Sunday's pronouncement of Rahman by prosecutors and the judge as unfit would now seem to spare President Karzai this embarrassing quandary.

Ansarullah Mawlavezada, the judge who had been set to try Rahman's case, as well as other court officials, say that the case came to court after the family reported him for being a Christian. A lawsuit had been filed in a child-custody dispute, and his ex-wife alleged that he beat one of his two daughters while she was reading the Koran.

Rahman has said that he converted to Christianity when he was working for an aid agency in Pakistan 16 years ago.

Afghanistan is a deeply conservative country where 99 percent of the population is Muslim and an estimated 10,000 Christians can practice only in secret. Out on the street, many ordinary Afghans chimed in with the mullahs calling out at Friday prayers for Abdul Rahman to be put to death.

"The order of God is execution for this person and no one can change it. This person has denied God and the Koran and he should be punished in a way that will stop other Muslims from converting," said Sayed Saber, a 32-year-old in Kabul.

President George Bush, who called the case "deeply troubling," phoned Karzai last week to press for Rahman's release. Simultaneously, mujahideen who had been funded by the US in their fight against the Soviet Union, mobilized supporters across the country to press for execution. Karzai was caught in the middle. "It is a question of a tightrope for Karzai," said Paul Fishstein, the director of the Afghanistan Research and Evaluation Unit in Kabul.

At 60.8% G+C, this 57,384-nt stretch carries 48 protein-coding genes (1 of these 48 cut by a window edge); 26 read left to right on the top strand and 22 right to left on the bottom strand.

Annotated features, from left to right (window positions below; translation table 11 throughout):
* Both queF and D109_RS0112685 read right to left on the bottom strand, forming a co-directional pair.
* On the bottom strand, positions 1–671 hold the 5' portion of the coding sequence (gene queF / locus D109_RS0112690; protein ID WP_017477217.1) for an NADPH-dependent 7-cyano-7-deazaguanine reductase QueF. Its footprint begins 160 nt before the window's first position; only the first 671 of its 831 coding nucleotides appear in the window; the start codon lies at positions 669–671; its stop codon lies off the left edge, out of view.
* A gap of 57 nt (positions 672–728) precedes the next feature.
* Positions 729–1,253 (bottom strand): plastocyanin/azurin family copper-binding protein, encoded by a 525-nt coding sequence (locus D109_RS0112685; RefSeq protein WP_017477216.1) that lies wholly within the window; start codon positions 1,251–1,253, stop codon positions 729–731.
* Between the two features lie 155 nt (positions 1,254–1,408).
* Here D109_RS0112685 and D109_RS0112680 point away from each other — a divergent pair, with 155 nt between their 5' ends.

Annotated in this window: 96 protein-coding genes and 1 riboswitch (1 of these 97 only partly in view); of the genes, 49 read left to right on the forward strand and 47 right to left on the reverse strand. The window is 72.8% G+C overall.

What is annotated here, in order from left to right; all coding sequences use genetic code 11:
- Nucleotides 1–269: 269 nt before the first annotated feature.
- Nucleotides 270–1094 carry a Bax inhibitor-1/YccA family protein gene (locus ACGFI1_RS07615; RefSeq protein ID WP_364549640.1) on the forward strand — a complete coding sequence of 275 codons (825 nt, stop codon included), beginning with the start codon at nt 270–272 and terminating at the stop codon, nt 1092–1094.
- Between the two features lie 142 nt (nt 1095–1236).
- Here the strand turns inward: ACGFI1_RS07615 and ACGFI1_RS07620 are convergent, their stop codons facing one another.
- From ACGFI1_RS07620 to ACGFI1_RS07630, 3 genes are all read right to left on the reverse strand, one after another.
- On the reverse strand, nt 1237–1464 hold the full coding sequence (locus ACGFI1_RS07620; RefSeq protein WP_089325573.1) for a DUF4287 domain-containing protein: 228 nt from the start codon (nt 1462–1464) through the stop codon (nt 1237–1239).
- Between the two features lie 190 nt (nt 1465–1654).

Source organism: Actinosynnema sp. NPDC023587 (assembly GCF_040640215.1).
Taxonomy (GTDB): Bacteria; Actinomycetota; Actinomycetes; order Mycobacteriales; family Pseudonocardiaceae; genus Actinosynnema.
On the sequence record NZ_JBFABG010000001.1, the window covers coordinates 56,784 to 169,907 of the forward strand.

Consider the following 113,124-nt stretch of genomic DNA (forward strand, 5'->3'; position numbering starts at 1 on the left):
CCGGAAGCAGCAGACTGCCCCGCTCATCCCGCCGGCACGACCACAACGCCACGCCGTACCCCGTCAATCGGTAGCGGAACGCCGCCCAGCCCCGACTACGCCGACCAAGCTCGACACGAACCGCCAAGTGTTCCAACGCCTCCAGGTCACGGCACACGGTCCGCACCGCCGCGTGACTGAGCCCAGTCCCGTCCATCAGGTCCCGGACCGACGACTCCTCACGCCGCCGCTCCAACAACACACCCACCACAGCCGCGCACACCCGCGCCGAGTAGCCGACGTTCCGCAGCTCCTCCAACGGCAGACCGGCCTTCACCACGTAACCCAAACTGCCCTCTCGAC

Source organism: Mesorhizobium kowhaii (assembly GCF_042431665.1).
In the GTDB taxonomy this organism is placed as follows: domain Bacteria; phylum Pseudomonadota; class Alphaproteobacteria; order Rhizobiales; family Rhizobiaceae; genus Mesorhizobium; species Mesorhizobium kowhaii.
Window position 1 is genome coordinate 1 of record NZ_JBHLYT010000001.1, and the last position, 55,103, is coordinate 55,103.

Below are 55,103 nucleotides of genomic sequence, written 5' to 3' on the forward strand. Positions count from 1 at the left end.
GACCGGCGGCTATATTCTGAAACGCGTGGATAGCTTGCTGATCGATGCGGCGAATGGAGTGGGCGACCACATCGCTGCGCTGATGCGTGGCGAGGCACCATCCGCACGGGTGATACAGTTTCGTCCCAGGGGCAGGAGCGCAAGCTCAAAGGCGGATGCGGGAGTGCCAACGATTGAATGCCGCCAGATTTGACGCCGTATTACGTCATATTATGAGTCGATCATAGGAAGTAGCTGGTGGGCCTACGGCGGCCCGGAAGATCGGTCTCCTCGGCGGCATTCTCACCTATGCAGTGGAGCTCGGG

The issue of religious freedoms is one in which, as in Afghanistan, modern laws are clashing with ancient traditions. Rahman's case illustrates a glaring contradiction between Afghanistan's constitution, which upholds the right to freedom of religion on one hand but enshrines the supremacy of sharia law on the other.

Most mainstream schools of Islamic jurisprudence call for converts to be executed. Though the Koran promises only hellfire for apostates and also says "there should be no compunction in religion,'' Islamic jurists have typically argued that execution is mandated, citing stories of comments made by the prophet Muhammad.

"The prophet Muhammad said that anyone who rejects Islam for another religion should be executed," said Mr. Mawlavezada, the judge.

Though some liberal Islamic scholars disagree, pointing out that no such rule exists in the Koran, they have been largely silenced in Afghanistan. Last year, Afghan writer Ali Mohaqeq Nasab spent almost three months in jail last autumn for an article questioning the traditional call for execution.

What happens next for Rahman is uncertain, though it appears likely that the government will find a way to sweep the case under the rug.

Officials said they're likely to allow him to go abroad for medical treatment.

"If his family can afford to send him overseas for medical treatment then of course we would give him a passport," says Mr. Aloko, the deputy attorney general. In that case, he would be free to seek asylum elsewhere and avoid a return to his homeland and its legal system.